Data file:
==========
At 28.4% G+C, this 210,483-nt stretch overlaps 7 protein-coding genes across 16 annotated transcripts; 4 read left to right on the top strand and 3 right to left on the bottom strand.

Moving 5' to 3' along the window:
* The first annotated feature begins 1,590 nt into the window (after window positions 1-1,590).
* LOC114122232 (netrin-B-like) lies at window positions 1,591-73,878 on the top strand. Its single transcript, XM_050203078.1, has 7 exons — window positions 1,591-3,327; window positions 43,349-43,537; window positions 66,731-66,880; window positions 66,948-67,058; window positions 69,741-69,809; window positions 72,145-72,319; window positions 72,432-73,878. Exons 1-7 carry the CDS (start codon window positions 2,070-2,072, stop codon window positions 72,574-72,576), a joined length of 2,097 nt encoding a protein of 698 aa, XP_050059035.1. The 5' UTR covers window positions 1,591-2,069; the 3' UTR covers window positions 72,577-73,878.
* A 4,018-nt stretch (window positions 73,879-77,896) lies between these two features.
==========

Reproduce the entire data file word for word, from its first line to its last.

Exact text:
At 28.4% G+C, this 210,483-nt stretch overlaps 7 protein-coding genes across 16 annotated transcripts; 4 read left to right on the top strand and 3 right to left on the bottom strand.

Moving 5' to 3' along the window:
* The first annotated feature begins 1,590 nt into the window (after window positions 1-1,590).
* LOC114122232 (netrin-B-like) lies at window positions 1,591-73,878 on the top strand. Its single transcript, XM_050203078.1, has 7 exons — window positions 1,591-3,327; window positions 43,349-43,537; window positions 66,731-66,880; window positions 66,948-67,058; window positions 69,741-69,809; window positions 72,145-72,319; window positions 72,432-73,878. Exons 1-7 carry the CDS (start codon window positions 2,070-2,072, stop codon window positions 72,574-72,576), a joined length of 2,097 nt encoding a protein of 698 aa, XP_050059035.1. The 5' UTR covers window positions 1,591-2,069; the 3' UTR covers window positions 72,577-73,878.
* A 4,018-nt stretch (window positions 73,879-77,896) lies between these two features.